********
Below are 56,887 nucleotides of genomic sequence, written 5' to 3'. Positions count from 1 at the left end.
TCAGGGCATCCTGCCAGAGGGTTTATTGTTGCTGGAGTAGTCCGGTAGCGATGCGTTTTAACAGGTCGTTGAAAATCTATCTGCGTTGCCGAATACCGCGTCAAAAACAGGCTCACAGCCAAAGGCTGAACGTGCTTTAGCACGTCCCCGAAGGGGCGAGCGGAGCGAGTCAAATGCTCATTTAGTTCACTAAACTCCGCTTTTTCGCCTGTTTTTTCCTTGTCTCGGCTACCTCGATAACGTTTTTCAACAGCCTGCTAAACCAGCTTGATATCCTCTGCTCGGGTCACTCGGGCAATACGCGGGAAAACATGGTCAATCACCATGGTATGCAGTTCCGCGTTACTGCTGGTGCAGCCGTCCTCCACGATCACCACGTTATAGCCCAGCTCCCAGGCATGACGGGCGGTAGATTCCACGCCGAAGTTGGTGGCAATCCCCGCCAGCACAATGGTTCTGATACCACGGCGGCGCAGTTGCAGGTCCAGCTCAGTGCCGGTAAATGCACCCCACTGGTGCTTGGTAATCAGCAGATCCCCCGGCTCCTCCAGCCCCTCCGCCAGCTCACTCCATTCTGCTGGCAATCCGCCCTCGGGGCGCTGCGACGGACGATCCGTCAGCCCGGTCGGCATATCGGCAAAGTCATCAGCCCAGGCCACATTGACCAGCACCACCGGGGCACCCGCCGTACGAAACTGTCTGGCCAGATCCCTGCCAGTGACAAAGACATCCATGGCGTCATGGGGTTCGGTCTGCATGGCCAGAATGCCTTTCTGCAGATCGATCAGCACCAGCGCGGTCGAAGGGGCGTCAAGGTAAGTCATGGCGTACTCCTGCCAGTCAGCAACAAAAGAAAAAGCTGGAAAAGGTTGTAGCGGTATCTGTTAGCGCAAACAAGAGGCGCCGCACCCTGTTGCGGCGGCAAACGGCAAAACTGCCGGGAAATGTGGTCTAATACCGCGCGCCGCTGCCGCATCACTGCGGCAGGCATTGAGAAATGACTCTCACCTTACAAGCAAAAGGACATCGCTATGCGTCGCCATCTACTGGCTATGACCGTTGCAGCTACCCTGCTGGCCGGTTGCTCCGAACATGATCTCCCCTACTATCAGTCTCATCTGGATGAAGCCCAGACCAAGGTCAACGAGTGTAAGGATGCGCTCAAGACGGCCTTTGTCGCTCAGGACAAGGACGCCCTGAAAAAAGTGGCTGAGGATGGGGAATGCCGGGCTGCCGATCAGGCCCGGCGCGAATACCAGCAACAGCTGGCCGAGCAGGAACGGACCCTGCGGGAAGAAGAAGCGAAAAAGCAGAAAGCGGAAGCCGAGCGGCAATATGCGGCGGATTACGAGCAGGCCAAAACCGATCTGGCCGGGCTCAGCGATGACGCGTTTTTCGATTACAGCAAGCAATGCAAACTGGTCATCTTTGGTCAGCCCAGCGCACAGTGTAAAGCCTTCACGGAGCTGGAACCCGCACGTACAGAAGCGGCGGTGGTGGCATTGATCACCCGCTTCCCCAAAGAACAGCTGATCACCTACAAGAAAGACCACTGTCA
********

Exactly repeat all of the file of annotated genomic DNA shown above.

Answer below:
Below are 56,887 nucleotides of genomic sequence, written 5' to 3'. Positions count from 1 at the left end.
TCAGGGCATCCTGCCAGAGGGTTTATTGTTGCTGGAGTAGTCCGGTAGCGATGCGTTTTAACAGGTCGTTGAAAATCTATCTGCGTTGCCGAATACCGCGTCAAAAACAGGCTCACAGCCAAAGGCTGAACGTGCTTTAGCACGTCCCCGAAGGGGCGAGCGGAGCGAGTCAAATGCTCATTTAGTTCACTAAACTCCGCTTTTTCGCCTGTTTTTTCCTTGTCTCGGCTACCTCGATAACGTTTTTCAACAGCCTGCTAAACCAGCTTGATATCCTCTGCTCGGGTCACTCGGGCAATACGCGGGAAAACATGGTCAATCACCATGGTATGCAGTTCCGCGTTACTGCTGGTGCAGCCGTCCTCCACGATCACCACGTTATAGCCCAGCTCCCAGGCATGACGGGCGGTAGATTCCACGCCGAAGTTGGTGGCAATCCCCGCCAGCACAATGGTTCTGATACCACGGCGGCGCAGTTGCAGGTCCAGCTCAGTGCCGGTAAATGCACCCCACTGGTGCTTGGTAATCAGCAGATCCCCCGGCTCCTCCAGCCCCTCCGCCAGCTCACTCCATTCTGCTGGCAATCCGCCCTCGGGGCGCTGCGACGGACGATCCGTCAGCCCGGTCGGCATATCGGCAAAGTCATCAGCCCAGGCCACATTGACCAGCACCACCGGGGCACCCGCCGTACGAAACTGTCTGGCCAGATCCCTGCCAGTGACAAAGACATCCATGGCGTCATGGGGTTCGGTCTGCATGGCCAGAATGCCTTTCTGCAGATCGATCAGCACCAGCGCGGTCGAAGGGGCGTCAAGGTAAGTCATGGCGTACTCCTGCCAGTCAGCAACAAAAGAAAAAGCTGGAAAAGGTTGTAGCGGTATCTGTTAGCGCAAACAAGAGGCGCCGCACCCTGTTGCGGCGGCAAACGGCAAAACTGCCGGGAAATGTGGTCTAATACCGCGCGCCGCTGCCGCATCACTGCGGCAGGCATTGAGAAATGACTCTCACCTTACAAGCAAAAGGACATCGCTATGCGTCGCCATCTACTGGCTATGACCGTTGCAGCTACCCTGCTGGCCGGTTGCTCCGAACATGATCTCCCCTACTATCAGTCTCATCTGGATGAAGCCCAGACCAAGGTCAACGAGTGTAAGGATGCGCTCAAGACGGCCTTTGTCGCTCAGGACAAGGACGCCCTGAAAAAAGTGGCTGAGGATGGGGAATGCCGGGCTGCCGATCAGGCCCGGCGCGAATACCAGCAACAGCTGGCCGAGCAGGAACGGACCCTGCGGGAAGAAGAAGCGAAAAAGCAGAAAGCGGAAGCCGAGCGGCAATATGCGGCGGATTACGAGCAGGCCAAAACCGATCTGGCCGGGCTCAGCGATGACGCGTTTTTCGATTACAGCAAGCAATGCAAACTGGTCATCTTTGGTCAGCCCAGCGCACAGTGTAAAGCCTTCACGGAGCTGGAACCCGCACGTACAGAAGCGGCGGTGGTGGCATTGATCACCCGCTTCCCCAAAGAACAGCTGATCACCTACAAGAAAGACCACTGTCA